Webinars or Web Conferencing is no longer limited to large corporations. There are many affordable options out there and several free ones that have similar features as the paid ones.
Should you be using web conferencing? if you have a business, especially an online one, you probably could benefit from it. if you promote products or services, collaborate w/ others, conduct trainings, or even have family that are spread out across the country or globe, then web conferencing could be for you.
They are not just being used for stuffy corporate meetings either. Companies are using them to train employees, product presentations, and long distance collaboration.
Individuals and small businesses are using web conferencing to do webinars, which is an Internet version of a seminar where you can see the presenters desktop or slide presentation.
The more creative uses for Web conferencing is that they are being used by those who do home parties. These parties are now being held virtually in a web conference room. I’ve even been to a couple virtual band concerts.
I would say that 99% of the people I work with and partnered with, I have never met in person. We are able to work as if we were in the same room together, except we’re not struggling to see the screen or shuffling the keyboard back and forth and we can meet at a moments notice.
What features should you look for? I think desktop sharing is probably the most important one. And one that allows you to all have a turn at sharing your desktop is even better. Definitely having audio of some kind is good. There are different types of audio to look for:
- Conference calling- usually means you need to call in on a phone. Long distance charges may apply, you either have to hold the phone the entire time or use the speaker phone if you have it.
- Half- Duplex- which is where only one person can speak at a time. You click a “talk” button to speak and have to release it before others can talk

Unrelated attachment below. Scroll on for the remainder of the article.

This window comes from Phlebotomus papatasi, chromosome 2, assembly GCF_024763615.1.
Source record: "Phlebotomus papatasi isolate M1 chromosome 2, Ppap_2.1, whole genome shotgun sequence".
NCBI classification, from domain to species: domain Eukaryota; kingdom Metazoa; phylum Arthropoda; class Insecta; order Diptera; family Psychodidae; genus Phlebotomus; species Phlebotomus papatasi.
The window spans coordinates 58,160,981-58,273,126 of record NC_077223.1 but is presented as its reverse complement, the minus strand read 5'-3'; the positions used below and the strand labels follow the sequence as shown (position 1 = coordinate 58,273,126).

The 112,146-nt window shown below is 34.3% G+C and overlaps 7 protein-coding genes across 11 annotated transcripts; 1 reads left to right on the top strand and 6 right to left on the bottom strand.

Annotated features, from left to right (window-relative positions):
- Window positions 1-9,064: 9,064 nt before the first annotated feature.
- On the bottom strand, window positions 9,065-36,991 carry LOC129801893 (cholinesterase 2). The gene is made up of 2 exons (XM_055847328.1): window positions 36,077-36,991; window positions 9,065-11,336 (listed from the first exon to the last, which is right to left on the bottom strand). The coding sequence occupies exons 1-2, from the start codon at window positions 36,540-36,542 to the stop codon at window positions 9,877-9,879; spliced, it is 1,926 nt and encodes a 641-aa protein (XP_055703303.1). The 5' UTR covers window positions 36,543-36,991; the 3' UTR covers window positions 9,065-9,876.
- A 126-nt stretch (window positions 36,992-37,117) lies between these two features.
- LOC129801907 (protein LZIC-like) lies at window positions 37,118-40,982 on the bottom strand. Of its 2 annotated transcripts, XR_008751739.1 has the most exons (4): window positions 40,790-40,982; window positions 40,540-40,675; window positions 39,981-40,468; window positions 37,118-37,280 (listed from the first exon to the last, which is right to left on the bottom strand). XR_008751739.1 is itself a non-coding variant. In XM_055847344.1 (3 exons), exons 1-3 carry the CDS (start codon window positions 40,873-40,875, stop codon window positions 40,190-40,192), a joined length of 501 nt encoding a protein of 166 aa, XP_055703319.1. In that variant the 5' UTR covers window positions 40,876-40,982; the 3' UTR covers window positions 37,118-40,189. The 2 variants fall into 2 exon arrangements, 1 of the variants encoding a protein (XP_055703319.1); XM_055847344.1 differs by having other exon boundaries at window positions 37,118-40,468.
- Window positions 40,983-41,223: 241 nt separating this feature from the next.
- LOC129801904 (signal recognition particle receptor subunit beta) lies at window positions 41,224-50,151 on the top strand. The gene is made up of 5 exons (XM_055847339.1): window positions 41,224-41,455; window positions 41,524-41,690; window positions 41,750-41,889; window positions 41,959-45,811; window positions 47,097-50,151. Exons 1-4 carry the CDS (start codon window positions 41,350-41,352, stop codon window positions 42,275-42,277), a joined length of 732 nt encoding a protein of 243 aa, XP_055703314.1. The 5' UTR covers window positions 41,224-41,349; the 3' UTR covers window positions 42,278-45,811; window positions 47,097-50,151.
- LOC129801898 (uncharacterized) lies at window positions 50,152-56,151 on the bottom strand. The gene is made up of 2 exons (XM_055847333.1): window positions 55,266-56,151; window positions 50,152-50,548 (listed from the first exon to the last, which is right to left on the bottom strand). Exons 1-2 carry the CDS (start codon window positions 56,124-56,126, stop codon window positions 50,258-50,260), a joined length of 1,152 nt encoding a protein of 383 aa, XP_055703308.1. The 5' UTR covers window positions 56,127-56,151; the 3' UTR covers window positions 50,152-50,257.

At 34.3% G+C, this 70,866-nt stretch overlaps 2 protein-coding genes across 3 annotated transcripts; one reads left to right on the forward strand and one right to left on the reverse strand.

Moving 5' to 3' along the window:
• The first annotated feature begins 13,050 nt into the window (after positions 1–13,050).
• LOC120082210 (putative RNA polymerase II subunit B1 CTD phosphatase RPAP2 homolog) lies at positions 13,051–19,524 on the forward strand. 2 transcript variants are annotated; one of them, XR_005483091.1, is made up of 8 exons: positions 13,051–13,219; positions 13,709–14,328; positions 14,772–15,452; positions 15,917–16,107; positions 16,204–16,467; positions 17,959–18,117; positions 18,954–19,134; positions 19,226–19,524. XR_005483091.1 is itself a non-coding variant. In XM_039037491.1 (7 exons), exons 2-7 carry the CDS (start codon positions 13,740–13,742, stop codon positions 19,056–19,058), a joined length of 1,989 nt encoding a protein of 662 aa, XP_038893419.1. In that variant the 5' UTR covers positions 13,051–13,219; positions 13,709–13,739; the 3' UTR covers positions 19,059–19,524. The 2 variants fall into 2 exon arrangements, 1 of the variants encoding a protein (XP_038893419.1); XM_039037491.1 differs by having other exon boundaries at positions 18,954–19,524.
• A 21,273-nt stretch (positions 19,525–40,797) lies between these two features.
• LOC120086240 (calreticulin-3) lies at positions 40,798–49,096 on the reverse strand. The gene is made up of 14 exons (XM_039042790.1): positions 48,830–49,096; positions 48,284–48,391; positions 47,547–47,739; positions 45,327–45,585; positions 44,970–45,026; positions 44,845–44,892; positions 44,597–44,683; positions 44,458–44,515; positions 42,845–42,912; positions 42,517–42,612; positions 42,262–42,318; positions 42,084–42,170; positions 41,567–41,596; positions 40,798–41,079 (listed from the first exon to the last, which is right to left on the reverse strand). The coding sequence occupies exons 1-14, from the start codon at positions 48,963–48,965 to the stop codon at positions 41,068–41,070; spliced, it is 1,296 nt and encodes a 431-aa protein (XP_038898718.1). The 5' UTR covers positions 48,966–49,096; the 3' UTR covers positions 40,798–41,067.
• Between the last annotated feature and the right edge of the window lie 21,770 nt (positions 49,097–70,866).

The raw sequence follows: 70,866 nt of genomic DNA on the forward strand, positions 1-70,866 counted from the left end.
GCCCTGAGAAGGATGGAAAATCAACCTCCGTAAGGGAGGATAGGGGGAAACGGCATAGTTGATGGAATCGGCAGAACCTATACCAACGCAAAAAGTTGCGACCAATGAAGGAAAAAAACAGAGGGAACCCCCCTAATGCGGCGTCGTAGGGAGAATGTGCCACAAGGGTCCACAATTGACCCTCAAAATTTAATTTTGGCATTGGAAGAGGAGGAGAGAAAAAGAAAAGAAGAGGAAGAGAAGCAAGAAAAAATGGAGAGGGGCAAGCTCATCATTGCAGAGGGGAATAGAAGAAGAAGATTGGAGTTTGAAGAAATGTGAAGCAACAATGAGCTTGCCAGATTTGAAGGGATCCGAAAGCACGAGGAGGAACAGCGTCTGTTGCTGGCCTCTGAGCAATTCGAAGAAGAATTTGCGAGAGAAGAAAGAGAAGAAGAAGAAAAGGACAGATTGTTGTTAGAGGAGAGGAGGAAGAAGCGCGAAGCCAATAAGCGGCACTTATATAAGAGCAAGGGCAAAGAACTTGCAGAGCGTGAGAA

- Full-Duplex- which is where multiple people can speak at a time, just like when you are on the phone.
Another thing to consider is how is the room formatted. is it in a browser or is it a stand alone room.
The benefits of the browser-based room is that often there are no downloads (except for the presenters and maybe flash or Java which need to be up to date). The downside is that when you are in desktop sharing mode, you no longer have the text chat available, so you cannot tell if someone has a question.
Plus if you are the only one who can speak, no one can communicate to you that the desktop sharing or your audio is not working. Often you can be logged into a browser-based room more than once on the same PC. I like to be logged in as the organizer or moderator and as an attendee so that I can see what the audience sees
Stand alones usually are usually server- based and have some kind of download, sometimes a download which has to be manually installed, but most of them today do not- it’s all automatic. Normally you cannot be logged in more than once on the same PC
Other useful features common to many web conferencing programs are text chat, ability to invite others, whiteboard, file sharing, ability to make others a presenter, recording, share a URL, play a video, synchronize what website is in the browser w/ the others, or ability to lock the room and or password protect it. With some, you have a static URL to give out, others have a unique url for each meeting. Some have video, some do not.
Decide what features you need by knowing what you want to do in the room first. Do you need to show your desktop? Write or draw on a whiteboard? Share files, have private meetings w/ only certain people, be able to allow others to show their desktops, share files. or allow you to take the control of another person’s mouse and keyboard (great when trouble shooting someone’s PC or website)?
We will continue the series by reviewing some paid and free services- along w/ some tips to being a better presenter.